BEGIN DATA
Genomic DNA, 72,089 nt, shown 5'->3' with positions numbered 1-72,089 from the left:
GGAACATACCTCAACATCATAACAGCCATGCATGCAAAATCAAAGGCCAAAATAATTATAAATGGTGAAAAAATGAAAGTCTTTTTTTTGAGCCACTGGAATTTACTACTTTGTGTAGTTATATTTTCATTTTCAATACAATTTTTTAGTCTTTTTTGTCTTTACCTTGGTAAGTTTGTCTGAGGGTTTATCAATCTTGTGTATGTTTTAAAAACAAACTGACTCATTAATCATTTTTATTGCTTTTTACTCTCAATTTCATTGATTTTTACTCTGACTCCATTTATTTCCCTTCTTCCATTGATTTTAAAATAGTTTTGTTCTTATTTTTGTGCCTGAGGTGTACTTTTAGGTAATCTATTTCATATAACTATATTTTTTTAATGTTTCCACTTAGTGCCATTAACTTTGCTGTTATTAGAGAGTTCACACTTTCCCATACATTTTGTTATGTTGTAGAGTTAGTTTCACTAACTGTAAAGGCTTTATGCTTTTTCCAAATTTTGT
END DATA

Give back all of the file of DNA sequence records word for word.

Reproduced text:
Genomic DNA, 72,089 nt, shown 5'->3' with positions numbered 1-72,089 from the left:
GGAACATACCTCAACATCATAACAGCCATGCATGCAAAATCAAAGGCCAAAATAATTATAAATGGTGAAAAAATGAAAGTCTTTTTTTTGAGCCACTGGAATTTACTACTTTGTGTAGTTATATTTTCATTTTCAATACAATTTTTTAGTCTTTTTTGTCTTTACCTTGGTAAGTTTGTCTGAGGGTTTATCAATCTTGTGTATGTTTTAAAAACAAACTGACTCATTAATCATTTTTATTGCTTTTTACTCTCAATTTCATTGATTTTTACTCTGACTCCATTTATTTCCCTTCTTCCATTGATTTTAAAATAGTTTTGTTCTTATTTTTGTGCCTGAGGTGTACTTTTAGGTAATCTATTTCATATAACTATATTTTTTTAATGTTTCCACTTAGTGCCATTAACTTTGCTGTTATTAGAGAGTTCACACTTTCCCATACATTTTGTTATGTTGTAGAGTTAGTTTCACTAACTGTAAAGGCTTTATGCTTTTTCCAAATTTTGT